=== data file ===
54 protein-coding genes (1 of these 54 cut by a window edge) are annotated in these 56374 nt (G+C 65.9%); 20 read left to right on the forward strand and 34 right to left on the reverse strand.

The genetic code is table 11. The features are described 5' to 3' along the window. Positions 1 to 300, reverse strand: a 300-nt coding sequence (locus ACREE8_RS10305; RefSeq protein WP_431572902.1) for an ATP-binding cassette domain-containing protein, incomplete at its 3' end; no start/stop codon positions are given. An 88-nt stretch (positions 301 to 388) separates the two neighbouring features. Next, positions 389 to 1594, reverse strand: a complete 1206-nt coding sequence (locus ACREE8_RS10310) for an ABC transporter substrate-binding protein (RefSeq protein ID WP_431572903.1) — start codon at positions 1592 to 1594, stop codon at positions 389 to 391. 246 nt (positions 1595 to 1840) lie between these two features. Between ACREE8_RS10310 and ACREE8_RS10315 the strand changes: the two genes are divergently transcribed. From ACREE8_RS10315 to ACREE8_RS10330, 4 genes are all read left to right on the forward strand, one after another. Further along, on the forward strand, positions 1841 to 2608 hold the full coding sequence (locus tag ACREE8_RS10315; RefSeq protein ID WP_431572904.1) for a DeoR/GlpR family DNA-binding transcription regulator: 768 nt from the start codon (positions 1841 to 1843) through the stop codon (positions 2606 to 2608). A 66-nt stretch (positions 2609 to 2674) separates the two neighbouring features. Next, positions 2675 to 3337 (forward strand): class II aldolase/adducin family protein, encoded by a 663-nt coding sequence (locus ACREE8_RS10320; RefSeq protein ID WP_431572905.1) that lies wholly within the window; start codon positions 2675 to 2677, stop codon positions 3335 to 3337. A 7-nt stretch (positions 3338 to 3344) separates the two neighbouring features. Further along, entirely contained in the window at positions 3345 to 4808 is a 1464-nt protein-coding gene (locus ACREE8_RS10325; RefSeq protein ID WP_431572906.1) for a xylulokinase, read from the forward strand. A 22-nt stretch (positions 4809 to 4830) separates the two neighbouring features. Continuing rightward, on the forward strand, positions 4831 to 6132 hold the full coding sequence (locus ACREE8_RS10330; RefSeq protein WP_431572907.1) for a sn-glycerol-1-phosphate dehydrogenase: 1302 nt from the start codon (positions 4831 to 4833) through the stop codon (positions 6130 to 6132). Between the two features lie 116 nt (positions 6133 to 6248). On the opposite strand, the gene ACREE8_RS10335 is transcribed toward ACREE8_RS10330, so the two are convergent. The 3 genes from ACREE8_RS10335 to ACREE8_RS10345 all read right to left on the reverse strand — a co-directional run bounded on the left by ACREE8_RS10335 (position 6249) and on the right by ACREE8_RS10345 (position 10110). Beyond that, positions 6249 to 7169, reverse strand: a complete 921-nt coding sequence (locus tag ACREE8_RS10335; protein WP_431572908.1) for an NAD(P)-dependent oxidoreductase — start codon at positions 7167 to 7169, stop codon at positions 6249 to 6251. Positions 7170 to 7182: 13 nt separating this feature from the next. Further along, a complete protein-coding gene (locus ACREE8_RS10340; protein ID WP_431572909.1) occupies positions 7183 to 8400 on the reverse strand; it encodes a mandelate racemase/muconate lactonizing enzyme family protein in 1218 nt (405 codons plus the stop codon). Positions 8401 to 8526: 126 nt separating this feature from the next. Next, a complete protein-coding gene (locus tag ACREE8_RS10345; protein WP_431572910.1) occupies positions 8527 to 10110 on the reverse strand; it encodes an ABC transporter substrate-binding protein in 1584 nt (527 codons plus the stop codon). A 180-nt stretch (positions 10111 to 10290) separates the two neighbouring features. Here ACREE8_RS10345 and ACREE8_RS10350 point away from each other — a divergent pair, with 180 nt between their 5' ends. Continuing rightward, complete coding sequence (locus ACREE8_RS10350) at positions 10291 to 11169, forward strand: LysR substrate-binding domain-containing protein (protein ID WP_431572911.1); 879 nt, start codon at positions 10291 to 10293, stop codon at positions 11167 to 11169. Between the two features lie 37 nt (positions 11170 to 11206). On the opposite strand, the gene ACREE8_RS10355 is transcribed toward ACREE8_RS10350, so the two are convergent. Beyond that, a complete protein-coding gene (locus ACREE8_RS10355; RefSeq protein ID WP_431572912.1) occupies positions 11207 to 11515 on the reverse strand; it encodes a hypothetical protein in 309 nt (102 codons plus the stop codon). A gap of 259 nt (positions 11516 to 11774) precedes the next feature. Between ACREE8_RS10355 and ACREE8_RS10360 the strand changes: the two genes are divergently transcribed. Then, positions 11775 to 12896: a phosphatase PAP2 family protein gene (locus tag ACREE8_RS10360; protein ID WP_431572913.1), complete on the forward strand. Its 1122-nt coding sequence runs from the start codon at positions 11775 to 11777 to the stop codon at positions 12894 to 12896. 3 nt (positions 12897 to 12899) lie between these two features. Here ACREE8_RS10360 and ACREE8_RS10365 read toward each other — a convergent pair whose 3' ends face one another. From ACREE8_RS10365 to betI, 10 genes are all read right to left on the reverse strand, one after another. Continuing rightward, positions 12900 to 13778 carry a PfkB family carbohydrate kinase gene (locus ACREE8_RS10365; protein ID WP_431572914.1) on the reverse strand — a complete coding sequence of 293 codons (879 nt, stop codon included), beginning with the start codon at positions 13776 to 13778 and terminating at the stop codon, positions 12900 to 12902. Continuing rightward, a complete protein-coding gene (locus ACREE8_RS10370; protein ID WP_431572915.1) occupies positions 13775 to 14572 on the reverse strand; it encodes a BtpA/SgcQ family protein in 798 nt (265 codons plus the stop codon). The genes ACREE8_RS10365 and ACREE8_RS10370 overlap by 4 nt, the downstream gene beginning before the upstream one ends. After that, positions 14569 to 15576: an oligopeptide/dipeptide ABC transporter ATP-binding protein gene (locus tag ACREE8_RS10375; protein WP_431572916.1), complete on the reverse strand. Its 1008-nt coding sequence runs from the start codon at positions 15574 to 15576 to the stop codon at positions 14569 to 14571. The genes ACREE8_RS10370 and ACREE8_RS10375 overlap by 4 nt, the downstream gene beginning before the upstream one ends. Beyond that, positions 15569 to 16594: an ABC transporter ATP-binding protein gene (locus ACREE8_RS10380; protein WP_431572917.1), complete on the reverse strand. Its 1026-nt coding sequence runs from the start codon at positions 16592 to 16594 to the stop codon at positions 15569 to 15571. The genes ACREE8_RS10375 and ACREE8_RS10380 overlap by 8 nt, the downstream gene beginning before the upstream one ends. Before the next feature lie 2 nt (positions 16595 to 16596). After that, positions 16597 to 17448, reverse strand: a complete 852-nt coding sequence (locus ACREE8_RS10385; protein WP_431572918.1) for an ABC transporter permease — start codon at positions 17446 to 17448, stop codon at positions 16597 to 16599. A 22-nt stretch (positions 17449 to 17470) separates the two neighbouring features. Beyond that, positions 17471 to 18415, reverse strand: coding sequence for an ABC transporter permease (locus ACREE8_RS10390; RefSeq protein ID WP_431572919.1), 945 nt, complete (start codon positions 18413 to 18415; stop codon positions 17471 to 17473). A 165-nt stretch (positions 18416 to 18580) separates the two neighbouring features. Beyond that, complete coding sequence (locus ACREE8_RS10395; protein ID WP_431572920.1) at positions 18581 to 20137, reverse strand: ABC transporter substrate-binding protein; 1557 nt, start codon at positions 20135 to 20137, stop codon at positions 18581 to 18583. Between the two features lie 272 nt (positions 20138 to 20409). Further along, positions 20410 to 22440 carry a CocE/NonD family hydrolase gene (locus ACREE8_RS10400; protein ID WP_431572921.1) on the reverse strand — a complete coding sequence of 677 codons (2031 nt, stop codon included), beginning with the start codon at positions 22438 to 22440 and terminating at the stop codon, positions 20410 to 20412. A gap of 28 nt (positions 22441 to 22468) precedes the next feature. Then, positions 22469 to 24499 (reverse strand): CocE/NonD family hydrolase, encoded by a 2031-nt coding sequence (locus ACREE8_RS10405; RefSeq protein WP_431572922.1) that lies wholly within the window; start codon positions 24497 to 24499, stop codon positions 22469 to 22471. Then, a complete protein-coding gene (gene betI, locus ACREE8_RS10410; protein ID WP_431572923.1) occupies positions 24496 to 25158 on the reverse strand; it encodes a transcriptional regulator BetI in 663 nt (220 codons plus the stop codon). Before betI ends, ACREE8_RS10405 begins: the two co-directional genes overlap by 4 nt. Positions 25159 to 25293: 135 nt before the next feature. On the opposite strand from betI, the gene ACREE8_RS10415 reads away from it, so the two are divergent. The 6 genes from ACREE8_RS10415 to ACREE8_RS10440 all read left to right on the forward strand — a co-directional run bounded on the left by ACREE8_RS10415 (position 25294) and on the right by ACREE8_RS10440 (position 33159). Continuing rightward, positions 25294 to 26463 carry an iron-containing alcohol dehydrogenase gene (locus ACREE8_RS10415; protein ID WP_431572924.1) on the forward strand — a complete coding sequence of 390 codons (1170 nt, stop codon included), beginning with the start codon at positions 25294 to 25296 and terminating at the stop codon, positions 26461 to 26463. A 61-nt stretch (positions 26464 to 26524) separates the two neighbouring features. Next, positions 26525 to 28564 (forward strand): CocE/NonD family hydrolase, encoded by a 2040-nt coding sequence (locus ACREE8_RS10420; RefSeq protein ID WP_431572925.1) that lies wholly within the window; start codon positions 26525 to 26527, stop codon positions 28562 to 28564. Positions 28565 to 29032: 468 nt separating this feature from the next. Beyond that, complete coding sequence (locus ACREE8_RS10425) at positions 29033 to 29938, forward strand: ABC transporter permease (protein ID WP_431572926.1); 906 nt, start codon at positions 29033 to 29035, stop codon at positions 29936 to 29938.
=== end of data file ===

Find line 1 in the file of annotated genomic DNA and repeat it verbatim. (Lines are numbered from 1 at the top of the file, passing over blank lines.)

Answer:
54 protein-coding genes (1 of these 54 cut by a window edge) are annotated in these 56374 nt (G+C 65.9%); 20 read left to right on the forward strand and 34 right to left on the reverse strand.